Boston Ballet Joins Twenty One Pilots and Tame Impala at Boston Calling Music Fest
Courtesy Boston Calling
Twenty One Pilots, Janelle Monáe, Tame Impala, Boston Ballet.
One of these things is not like the others.
This Memorial Day weekend, Boston's hometown ballet company is joining a lineup of major music stars for Boston Calling, a festival dubbed by some as an "East Coast Coachella." It's the first time in Boston Calling's 10-year run that dance will be featured—and possibly the first time ballet has ever been given major stage time at such a high profile music festival.
The company with take both the main stage and the more intimate, covered Arena Stage in three works: an excerpt from William Forsythe's Playlist EP, set to R&B artist Khalid's "Location"; a new duet by former principal Yury Yanowsky; and, perhaps most unexpectedly, a new work by corps member Sage Humphries, who's choreographing to music by her brother Michael Humphries, the artist behind indie band Future Self.
Sage Humphries (center) is choreographing on principals Kathleen Breen Combes and John Lam, and soloists Maria Baranova and Roddy Doble.
Brooke Trisolini, Courtesy Boston Ballet
As a 21-year-old music festival lover, Humphries calls the opportunity "overwhelming, in the best way." She choreographed her first piece just last fall for Boston Ballet's ChoreograpHER Initiative. When she was out injured earlier this year, artistic director Mikko Nissinen asked if she'd be interested in putting her unexpected free time to use by creating something for the festival. She jumped at the chance.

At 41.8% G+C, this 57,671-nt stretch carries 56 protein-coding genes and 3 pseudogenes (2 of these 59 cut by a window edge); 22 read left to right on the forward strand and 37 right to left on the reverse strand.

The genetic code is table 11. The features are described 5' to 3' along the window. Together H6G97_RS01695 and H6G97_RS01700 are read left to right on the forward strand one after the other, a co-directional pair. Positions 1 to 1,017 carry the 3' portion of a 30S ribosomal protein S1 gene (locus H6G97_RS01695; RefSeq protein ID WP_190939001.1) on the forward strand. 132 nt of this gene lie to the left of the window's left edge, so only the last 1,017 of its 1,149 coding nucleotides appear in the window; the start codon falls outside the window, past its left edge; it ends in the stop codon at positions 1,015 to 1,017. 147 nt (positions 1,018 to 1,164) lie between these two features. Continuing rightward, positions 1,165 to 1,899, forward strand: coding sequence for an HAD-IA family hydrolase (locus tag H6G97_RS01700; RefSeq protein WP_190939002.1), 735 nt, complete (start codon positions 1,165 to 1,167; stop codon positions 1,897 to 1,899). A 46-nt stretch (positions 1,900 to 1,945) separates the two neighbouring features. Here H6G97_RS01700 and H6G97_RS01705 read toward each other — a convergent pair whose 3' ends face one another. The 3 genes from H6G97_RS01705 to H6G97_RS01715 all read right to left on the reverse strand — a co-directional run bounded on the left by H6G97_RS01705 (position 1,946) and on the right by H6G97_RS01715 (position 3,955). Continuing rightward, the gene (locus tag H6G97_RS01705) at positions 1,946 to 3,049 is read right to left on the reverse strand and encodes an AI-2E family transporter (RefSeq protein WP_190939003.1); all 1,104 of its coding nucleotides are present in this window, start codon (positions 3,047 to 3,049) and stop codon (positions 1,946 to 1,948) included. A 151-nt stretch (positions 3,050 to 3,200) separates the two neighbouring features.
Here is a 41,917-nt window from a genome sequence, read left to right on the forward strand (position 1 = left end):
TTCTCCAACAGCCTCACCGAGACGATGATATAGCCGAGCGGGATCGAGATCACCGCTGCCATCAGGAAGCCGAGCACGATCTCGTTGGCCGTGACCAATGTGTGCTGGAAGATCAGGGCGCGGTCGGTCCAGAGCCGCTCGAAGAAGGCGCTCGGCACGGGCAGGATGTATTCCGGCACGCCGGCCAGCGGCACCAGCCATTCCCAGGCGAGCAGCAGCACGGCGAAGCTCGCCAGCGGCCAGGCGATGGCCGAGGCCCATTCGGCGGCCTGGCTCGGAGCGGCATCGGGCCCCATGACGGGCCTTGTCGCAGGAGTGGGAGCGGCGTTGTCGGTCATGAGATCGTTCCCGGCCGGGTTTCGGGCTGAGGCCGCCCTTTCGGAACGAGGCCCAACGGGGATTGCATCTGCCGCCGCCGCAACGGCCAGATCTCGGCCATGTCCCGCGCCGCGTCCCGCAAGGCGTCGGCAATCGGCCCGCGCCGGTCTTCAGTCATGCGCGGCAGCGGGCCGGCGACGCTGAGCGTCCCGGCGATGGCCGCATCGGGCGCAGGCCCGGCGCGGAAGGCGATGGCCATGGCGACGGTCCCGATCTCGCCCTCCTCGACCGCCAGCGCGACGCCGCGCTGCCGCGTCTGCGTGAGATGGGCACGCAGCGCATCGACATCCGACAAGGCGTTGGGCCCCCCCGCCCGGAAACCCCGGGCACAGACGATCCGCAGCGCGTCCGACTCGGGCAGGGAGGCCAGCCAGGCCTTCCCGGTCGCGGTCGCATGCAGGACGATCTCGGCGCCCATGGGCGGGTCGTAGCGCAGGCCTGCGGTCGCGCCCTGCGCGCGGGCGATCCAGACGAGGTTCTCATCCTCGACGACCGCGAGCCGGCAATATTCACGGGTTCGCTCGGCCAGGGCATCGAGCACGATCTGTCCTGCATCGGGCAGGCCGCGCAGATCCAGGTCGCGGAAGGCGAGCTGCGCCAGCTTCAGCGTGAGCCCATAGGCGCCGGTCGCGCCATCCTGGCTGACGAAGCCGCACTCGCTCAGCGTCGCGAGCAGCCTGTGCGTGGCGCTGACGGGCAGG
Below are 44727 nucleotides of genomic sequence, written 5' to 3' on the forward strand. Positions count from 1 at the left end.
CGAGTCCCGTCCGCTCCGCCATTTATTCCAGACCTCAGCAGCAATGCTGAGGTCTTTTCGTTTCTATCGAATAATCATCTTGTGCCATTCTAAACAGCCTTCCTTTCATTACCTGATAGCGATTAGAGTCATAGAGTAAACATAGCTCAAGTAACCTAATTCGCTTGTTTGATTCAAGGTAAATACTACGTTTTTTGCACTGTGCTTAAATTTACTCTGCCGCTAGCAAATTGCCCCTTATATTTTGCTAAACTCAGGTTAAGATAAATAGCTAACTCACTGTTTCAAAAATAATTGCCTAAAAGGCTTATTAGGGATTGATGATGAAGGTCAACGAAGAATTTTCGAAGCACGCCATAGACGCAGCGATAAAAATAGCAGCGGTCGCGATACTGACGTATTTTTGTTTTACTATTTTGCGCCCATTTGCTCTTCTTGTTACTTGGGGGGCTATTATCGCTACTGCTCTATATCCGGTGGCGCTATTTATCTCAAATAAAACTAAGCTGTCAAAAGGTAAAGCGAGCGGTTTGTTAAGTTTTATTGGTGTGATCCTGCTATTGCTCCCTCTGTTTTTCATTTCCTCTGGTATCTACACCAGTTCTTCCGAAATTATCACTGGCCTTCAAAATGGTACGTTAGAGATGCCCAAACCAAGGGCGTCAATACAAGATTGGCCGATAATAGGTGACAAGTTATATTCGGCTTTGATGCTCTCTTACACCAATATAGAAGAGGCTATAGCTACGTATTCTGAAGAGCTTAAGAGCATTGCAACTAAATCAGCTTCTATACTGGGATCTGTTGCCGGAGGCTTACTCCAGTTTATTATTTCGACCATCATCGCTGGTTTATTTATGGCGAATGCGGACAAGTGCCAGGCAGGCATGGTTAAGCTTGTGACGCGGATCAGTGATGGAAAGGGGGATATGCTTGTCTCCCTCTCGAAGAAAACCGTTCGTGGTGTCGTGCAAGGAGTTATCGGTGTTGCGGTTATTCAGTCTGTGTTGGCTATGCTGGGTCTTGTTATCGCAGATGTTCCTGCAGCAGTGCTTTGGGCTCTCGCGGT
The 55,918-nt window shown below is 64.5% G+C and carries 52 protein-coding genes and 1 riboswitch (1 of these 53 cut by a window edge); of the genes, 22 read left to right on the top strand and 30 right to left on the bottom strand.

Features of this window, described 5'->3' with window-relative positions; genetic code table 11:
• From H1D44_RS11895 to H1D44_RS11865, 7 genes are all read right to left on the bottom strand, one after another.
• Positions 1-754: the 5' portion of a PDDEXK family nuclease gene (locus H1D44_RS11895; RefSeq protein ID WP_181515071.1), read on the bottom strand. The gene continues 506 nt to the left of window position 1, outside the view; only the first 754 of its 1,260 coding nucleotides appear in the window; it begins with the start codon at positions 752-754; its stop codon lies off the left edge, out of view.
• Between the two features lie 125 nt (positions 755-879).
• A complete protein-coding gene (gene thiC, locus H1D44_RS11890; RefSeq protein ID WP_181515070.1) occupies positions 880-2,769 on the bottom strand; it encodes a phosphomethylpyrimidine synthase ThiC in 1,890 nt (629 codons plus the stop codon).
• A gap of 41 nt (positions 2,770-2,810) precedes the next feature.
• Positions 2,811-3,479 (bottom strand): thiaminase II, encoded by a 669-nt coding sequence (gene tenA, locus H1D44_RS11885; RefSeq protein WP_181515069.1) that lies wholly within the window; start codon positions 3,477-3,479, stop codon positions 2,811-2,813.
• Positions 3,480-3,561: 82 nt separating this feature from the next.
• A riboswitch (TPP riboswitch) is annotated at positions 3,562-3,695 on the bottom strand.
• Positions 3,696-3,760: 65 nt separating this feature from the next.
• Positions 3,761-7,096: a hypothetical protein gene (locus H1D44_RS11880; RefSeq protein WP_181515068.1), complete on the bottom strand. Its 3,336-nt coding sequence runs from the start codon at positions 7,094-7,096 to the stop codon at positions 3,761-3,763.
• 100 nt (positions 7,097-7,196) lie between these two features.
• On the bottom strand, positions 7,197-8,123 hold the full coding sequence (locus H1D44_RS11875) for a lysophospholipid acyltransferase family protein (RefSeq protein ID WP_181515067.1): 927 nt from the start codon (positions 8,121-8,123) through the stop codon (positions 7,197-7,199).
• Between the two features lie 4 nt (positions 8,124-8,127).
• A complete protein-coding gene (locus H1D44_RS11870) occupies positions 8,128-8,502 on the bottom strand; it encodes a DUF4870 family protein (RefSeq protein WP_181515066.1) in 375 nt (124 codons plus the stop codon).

Her new work, White, casts each dancer as an iconic character from rock-and-roll history. "If you picture a 16-year-old who can't stop listening to their favorite record, that's the vibe I'm going for," she says. "Someone is listening to music and it comes to life—the stories they hear in the song are personified."
With such a massive venue, the pressure is on. But Humphries is ready for it.
"The festival's lineup is honestly my musical heaven. The fact that we're going to be backstage with these bands and performers we love, performing for thousands of people—it's an amazing opening for the future of ballet."
Ralph Lauren is kicking off the celebration bright and early with a gender-neutral capsule collection featuring a rainbow version (naturally) of its pony logo. And the brand chose a bunch of influential LGBTQIA+ community members to model the looks—including our favorite danseur in heels, Houston Ballet soloist Harper Watters.
School of American Ballet students (Rosalie O'Connor, courtesy SAB)
Do you have a "Strictly Ballet"–sized hole in your heart? Good news: The upcoming docuseries "On Pointe" just might fill it.
The School of American Ballet is teaming up with Imagine Documentaries and DCTV for the project. Though it's not yet clear where "On Pointe" will air, we do know that it'll follow talented SAB students preparing for professional ballet careers—much as Teen Vogue's popular "Strictly Ballet" web series did back in the day. But "On Pointe" marks the first time documentary filmmakers have been allowed access to the school, and it sounds like it'll paint an even more complete picture of the dancers' lives inside and outside the studio.
Choreographer Bob Fosse's signature style—with its jazz hands, inverted knees, and slouched shoulders—is still a huge influence in the dance world (and, thanks to the gloriously dancyFX series "Fosse/Verdon," the TV world). But while you know to expect plenty of Fosse-isms during a stage performance of Chicago or Sweet Charity, Fosse's legacy has also seeped into pop music culture, inspiring the likes of Beyoncé and Lady Gaga. Here are just six of the many music videos that reference Fosse's iconic works.